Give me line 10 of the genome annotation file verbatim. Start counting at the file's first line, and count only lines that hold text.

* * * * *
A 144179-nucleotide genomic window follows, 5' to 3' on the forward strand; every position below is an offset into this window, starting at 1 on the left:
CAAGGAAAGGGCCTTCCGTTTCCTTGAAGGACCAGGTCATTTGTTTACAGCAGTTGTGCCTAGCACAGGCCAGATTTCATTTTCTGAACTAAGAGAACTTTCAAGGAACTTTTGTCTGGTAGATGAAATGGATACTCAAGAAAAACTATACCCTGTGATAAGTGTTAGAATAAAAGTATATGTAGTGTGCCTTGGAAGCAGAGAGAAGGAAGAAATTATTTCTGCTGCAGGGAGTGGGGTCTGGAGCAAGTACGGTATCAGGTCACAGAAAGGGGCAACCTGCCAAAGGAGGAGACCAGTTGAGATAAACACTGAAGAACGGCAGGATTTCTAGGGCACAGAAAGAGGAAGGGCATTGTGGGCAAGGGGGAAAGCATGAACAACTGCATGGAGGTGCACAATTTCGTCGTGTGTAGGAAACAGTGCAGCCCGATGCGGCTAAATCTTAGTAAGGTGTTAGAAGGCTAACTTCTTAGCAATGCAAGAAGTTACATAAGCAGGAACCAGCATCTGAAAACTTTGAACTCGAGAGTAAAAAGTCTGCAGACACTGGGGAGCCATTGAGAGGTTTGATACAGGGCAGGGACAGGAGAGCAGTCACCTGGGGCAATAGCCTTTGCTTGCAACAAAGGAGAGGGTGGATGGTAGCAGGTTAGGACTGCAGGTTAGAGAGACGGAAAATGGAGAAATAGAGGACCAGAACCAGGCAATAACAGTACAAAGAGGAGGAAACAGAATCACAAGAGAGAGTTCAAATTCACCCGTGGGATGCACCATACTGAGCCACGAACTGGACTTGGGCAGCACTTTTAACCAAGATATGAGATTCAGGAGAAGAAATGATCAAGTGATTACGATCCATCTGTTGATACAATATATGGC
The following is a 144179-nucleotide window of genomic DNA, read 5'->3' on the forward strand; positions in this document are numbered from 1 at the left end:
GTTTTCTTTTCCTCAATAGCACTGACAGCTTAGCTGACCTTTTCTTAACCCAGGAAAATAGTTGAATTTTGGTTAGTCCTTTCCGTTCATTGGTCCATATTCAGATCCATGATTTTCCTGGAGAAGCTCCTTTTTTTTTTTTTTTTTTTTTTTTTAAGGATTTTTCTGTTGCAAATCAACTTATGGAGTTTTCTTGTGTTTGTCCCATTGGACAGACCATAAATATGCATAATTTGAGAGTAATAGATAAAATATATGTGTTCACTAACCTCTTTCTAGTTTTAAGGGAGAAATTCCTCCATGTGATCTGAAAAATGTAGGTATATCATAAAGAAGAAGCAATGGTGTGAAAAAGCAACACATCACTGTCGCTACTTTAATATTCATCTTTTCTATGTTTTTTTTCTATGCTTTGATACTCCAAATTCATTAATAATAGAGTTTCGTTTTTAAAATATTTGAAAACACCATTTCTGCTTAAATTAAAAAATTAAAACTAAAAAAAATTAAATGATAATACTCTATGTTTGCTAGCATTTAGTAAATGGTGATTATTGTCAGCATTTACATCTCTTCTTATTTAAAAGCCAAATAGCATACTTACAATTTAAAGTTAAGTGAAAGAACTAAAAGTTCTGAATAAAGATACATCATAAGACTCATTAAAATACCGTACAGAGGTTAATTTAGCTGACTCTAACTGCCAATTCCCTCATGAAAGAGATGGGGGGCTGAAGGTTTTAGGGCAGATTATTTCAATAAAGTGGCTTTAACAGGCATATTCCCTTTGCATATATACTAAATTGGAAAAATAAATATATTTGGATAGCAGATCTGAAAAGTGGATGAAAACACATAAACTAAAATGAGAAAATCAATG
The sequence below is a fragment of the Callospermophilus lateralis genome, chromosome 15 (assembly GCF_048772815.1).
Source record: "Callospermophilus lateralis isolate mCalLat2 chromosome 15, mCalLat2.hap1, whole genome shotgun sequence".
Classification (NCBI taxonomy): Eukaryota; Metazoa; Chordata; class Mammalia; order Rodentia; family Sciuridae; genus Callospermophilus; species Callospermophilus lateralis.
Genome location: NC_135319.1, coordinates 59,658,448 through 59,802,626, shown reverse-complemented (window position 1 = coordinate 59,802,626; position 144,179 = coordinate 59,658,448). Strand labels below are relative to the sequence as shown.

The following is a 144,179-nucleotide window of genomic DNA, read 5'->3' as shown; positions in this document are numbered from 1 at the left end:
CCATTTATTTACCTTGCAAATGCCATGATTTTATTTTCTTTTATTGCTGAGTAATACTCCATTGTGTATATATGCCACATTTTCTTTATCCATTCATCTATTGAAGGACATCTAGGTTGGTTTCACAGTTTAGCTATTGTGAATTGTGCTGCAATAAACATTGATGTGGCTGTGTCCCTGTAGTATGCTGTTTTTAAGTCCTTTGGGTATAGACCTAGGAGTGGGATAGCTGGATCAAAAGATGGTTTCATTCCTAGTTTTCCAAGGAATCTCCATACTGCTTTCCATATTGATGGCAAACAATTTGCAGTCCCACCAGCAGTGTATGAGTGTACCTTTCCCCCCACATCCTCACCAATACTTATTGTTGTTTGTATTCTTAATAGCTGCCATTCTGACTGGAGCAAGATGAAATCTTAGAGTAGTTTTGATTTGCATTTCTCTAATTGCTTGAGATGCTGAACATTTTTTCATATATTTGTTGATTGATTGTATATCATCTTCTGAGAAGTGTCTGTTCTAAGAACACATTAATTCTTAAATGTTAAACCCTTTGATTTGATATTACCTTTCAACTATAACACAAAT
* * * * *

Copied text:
CCATTTATTTACCTTGCAAATGCCATGATTTTATTTTCTTTTATTGCTGAGTAATACTCCATTGTGTATATATGCCACATTTTCTTTATCCATTCATCTATTGAAGGACATCTAGGTTGGTTTCACAGTTTAGCTATTGTGAATTGTGCTGCAATAAACATTGATGTGGCTGTGTCCCTGTAGTATGCTGTTTTTAAGTCCTTTGGGTATAGACCTAGGAGTGGGATAGCTGGATCAAAAGATGGTTTCATTCCTAGTTTTCCAAGGAATCTCCATACTGCTTTCCATATTGATGGCAAACAATTTGCAGTCCCACCAGCAGTGTATGAGTGTACCTTTCCCCCCACATCCTCACCAATACTTATTGTTGTTTGTATTCTTAATAGCTGCCATTCTGACTGGAGCAAGATGAAATCTTAGAGTAGTTTTGATTTGCATTTCTCTAATTGCTTGAGATGCTGAACATTTTTTCATATATTTGTTGATTGATTGTATATCATCTTCTGAGAAGTGTCTGTTCTAAGAACACATTAATTCTTAAATGTTAAACCCTTTGATTTGATATTACCTTTCAACTATAACACAAAT